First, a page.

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  1. #1
    Join Date
    Sep 2001
    Location
    Chicago, Illinois, USA
    Posts
    601

    Unanswered: How does one do this?

    In Access SQL, one can write a SQL statement like this:

    Code:
    SELECT [field_name] IN('01','03') AS Test from tblTable
    and the evaluation of the expression [field_name] IN('01','03') returns a boolean, true, or false, under the heading Test.

    I've tried the same, simple code in MSSQL, and it doesn't work, despite all kinds minor alterations.

    The reason this is so useful is, suppose you have a very complex WHERE clause, with lots of IN, or LIKE, operators, and you don't know which portion of the clause is causing the problem.

    In Access, you can just copy and past the WHERE clause into the SELECT area, break it apart into separate clauses, and it will allow you to examine what is breaking your query.

    If I have to re-write every one of my WHERE conditions into a CASE, then I loose the authenticity of my evaluation.

    Is there an easy way to transfer a WHERE clause to the SELECT portion of a query?

  2. #2
    Join Date
    Feb 2003
    Location
    Germany
    Posts
    53

    Re: How does one do this?

    Hi,

    try something like this:

    Code:
    SELECT case when [field_name] IN('01','03') then 1 else 0 end AS Test from tblTable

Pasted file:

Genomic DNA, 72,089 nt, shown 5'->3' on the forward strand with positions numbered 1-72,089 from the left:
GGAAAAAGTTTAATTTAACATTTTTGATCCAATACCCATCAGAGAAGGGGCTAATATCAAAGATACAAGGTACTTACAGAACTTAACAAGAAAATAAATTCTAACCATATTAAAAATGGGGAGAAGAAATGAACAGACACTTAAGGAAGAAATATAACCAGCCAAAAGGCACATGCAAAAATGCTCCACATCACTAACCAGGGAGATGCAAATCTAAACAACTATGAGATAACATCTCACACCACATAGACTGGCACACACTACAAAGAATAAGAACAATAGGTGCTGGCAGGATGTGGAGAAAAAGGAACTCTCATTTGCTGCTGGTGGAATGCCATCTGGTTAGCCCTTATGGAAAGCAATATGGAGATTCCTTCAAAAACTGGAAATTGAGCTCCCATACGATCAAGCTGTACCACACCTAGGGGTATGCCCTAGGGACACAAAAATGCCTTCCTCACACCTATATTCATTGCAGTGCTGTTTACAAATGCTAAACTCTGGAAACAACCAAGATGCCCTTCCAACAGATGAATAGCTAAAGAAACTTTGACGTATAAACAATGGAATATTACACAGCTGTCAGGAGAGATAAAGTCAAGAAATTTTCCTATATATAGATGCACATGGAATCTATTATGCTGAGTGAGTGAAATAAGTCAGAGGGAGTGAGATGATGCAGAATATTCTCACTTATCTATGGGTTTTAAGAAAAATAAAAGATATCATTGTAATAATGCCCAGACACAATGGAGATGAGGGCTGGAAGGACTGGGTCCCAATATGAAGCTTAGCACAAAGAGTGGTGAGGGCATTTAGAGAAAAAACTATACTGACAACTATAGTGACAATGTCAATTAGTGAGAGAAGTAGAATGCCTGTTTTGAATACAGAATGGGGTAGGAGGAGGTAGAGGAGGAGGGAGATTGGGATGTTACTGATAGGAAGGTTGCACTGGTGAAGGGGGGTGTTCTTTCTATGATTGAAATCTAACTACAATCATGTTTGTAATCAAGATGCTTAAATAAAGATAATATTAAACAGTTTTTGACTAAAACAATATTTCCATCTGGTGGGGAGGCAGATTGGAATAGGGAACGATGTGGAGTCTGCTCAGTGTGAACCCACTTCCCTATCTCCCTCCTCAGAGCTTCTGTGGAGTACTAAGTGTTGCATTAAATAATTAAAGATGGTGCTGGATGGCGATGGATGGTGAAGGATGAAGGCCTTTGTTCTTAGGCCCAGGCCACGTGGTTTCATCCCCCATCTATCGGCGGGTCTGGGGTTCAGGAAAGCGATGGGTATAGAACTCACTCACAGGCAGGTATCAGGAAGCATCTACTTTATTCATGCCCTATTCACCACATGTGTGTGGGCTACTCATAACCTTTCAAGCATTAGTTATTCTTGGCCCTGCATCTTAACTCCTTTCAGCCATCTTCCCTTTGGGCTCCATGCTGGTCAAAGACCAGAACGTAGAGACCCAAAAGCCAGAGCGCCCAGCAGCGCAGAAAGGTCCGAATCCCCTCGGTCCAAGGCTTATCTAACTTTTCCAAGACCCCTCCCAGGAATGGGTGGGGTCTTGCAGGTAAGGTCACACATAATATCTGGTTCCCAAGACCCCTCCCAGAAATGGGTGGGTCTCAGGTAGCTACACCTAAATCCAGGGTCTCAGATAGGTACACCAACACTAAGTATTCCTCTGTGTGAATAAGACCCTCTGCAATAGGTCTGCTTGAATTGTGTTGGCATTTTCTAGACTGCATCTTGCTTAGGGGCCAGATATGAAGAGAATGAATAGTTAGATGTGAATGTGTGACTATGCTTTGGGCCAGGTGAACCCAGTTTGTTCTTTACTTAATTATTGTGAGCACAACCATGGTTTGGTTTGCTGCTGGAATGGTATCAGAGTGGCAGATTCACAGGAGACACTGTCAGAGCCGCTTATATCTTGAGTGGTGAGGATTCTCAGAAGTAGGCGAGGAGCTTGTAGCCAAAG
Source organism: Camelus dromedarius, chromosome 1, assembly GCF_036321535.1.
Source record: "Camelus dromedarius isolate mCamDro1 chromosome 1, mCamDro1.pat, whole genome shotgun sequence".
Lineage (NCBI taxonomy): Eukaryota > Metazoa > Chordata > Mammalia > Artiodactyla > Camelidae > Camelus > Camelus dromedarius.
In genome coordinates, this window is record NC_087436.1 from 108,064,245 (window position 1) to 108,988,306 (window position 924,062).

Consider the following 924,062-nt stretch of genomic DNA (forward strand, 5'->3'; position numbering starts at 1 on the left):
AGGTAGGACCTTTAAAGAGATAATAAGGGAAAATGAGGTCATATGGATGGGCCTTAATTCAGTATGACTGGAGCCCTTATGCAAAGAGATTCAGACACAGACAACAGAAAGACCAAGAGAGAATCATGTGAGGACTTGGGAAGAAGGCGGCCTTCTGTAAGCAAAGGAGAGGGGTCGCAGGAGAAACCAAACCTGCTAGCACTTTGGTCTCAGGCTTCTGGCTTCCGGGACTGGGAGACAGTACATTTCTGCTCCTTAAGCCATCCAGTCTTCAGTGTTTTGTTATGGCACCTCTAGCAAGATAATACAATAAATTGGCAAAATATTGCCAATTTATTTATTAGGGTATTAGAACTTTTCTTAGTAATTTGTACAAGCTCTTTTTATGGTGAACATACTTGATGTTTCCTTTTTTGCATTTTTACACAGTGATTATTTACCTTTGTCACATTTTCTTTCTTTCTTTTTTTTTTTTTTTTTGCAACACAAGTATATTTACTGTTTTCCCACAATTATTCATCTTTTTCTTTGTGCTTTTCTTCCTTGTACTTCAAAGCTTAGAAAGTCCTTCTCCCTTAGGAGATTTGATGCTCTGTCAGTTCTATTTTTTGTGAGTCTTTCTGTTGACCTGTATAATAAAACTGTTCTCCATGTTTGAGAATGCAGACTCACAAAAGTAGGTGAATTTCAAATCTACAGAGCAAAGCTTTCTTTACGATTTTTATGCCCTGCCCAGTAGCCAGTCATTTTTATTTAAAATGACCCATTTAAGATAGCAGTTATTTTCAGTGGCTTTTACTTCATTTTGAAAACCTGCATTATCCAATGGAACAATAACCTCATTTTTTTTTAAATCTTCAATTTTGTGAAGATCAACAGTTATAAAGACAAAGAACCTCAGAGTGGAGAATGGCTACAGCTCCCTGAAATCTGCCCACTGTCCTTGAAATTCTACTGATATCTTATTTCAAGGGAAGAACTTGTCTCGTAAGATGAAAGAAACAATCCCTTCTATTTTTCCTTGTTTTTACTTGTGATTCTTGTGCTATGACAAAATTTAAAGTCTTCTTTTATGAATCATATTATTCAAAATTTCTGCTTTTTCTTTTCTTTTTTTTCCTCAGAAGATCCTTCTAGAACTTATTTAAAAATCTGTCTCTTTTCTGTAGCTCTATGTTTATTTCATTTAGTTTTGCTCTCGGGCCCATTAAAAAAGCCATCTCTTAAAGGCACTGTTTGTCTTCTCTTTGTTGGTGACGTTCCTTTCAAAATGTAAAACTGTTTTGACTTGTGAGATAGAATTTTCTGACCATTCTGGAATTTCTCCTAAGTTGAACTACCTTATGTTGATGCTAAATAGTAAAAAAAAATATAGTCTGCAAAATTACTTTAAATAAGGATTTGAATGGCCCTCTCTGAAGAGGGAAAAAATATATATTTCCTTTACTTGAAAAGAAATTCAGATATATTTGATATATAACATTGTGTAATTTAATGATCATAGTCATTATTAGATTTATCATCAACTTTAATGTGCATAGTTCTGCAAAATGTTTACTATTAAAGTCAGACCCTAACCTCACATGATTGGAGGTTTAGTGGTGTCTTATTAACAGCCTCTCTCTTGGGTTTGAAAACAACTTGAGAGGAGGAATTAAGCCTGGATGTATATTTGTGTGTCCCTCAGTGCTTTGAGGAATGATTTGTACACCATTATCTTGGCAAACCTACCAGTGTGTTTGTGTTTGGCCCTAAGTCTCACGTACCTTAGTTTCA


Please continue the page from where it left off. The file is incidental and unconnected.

Markus

  3. #3
    Join Date
    Sep 2001
    Location
    Chicago, Illinois, USA
    Posts
    601
    Hey Markus,

    Thank you for the reply.

    As my original posting stated, I can re-write the criteria logic from the WHERE clause using the CASE statement. But if I've got, say 10 IN operators in a WHERE clause, and each IN contains a list of 10 items, then I might as well have written the WHERE clause using the CASE statement in the first place. The reason I used the IN operator, is to save typing, time and the possibility of errors.

    The nice part of Access' functionality is that I can simply copy the whole WHERE clause into the SELECT list, change the ANDs/ORs to commas, and then I can directly view the data that the WHERE clause is using.

  4. #4
    Join Date
    Feb 2003
    Location
    Germany
    Posts
    53
    Hi,

    maybe i missed you, but why don't use ONE case around your conditional clause. this way you can check your condition step by step,
    use comments to disable parts of it etc..


    BTW, i don't think it is possible to put the where clause as it is into the columns-part of an select.

    Markus

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